Deep-water permitting process ‘not a black hole’ says Chevron

While discussing Chevron’s recently granted permit to resume drilling the deep-water Mocassin project on Thursday, I asked Gary Luquette, president of Chevron’s North American exploration and production business, about how the permitting process has actually worked these past few months.

Some in the industry have charged that the Bureau of Offshore Energy Management, Regulation and Enforcement staff sat on permit applications and didn’t communicate with companies about their status. It was  like a black hole, some said.

BOEMRE director Michael Bromwich told the Chronicle during interviews last month his agency has never just sat on permits. In some cases industry has been slow or unwilling to file for permits, he said, though he acknowledged that at times BOEMRE field-personnel may have been reluctant to make final decisions for fear of the legal consequences of not making the right call.  

Luquette says in his experience the communication with regulators has been a constant back-and-forth as both sides try to work their way through the new rules for drilling.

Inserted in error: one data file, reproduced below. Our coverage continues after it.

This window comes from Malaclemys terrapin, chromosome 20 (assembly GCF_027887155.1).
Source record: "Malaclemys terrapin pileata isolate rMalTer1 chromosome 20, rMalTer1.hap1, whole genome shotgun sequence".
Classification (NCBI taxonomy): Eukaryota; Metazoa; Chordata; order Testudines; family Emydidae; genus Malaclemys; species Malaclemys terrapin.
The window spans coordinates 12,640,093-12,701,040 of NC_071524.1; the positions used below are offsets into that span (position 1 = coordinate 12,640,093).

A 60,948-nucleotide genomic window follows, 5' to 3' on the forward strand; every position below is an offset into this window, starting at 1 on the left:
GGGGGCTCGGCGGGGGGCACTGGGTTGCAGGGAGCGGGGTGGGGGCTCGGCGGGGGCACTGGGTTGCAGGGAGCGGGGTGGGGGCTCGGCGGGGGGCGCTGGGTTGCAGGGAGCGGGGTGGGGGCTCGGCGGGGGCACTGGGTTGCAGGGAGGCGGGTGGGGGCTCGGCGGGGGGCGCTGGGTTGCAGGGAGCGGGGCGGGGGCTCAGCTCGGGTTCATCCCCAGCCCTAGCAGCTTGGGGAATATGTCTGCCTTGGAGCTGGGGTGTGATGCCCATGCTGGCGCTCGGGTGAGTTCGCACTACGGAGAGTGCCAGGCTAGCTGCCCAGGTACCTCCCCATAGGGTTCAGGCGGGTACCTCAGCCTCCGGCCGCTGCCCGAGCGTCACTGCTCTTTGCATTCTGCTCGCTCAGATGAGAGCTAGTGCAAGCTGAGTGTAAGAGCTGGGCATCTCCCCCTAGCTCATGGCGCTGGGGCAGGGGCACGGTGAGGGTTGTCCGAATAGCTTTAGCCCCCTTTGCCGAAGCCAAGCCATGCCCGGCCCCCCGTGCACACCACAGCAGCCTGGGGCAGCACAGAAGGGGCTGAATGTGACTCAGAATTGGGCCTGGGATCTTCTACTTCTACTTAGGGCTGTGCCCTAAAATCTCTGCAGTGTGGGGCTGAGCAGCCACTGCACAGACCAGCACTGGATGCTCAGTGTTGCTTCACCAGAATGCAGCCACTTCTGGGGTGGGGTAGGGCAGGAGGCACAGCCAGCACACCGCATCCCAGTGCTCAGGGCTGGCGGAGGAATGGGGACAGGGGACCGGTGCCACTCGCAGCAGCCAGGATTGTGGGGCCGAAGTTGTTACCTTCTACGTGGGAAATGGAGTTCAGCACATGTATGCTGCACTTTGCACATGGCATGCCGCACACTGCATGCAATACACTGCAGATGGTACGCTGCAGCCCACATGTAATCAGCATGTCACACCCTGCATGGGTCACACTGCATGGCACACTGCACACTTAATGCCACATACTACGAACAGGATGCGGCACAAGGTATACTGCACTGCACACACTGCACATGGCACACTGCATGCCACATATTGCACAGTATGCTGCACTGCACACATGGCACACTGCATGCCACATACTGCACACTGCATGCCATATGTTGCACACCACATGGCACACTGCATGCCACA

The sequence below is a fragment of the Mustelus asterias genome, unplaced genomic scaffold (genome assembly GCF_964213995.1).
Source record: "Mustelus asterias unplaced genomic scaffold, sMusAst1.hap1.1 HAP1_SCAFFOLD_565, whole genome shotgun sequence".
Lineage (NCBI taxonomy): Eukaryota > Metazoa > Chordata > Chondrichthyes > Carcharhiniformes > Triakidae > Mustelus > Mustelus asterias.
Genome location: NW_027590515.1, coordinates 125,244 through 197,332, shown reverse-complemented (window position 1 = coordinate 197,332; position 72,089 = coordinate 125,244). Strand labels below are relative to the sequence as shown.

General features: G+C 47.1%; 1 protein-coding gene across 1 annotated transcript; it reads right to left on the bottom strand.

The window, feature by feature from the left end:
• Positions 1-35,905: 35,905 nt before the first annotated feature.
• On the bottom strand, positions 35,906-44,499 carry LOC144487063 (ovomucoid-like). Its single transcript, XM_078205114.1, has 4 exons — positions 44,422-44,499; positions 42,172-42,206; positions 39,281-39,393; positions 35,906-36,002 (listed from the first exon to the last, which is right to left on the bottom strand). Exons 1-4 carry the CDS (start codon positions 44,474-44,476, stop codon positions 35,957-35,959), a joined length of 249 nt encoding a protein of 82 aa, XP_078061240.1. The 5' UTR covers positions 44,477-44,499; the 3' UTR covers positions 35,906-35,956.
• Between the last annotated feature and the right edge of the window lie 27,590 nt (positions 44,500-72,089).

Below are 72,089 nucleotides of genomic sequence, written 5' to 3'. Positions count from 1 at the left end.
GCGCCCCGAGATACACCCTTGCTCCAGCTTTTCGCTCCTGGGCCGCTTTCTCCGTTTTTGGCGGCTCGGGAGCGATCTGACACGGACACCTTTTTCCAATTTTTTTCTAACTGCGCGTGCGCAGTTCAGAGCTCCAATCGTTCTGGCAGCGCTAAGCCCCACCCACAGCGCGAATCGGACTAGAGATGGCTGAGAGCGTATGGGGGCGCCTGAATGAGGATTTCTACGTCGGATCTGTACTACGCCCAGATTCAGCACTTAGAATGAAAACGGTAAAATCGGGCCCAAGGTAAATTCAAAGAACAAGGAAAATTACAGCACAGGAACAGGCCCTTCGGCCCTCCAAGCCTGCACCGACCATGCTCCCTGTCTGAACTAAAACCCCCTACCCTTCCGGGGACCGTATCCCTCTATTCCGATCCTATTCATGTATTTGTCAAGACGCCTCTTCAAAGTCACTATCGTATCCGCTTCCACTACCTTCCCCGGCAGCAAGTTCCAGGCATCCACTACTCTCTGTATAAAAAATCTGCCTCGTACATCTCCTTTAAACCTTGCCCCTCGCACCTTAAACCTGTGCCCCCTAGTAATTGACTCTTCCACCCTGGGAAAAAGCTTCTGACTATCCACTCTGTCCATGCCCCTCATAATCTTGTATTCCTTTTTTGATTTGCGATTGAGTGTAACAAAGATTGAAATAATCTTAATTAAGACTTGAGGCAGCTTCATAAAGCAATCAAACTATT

The interim drilling rules implemented last year in the wake of Deepwater Horizon disaster were drafted in a hurry, Luquette notes, not through the usual rule-making process that moves much more slowly and involves many rounds of feedback.

“They were issued and the industry did not know what exactly they meant,” Luquette said.

Apparently, regulators didn’t always know what they meant, either.

Chevron would submit information it believed addressed one of the new issues, but at times BOEMRE staff wasn’t sure if the answer worked with the new framework.

“So you have to show them another possible answer and they would have to say ‘yea’ or nay’ before you could move on to the next question,” Luquette said. “It was not a ‘black hole’ where you were not hearing anything. They were genuinely trying to get answers to our questions.”

But there’s no doubt about it — it’s been a slow process. The first attempt to get the Moccasin well restarted was filed in October, right after the deep-water ban was formally lifted.

“We didn’t finally get to certainty about the permit being granted until about 10 days ago,” Luquete said.

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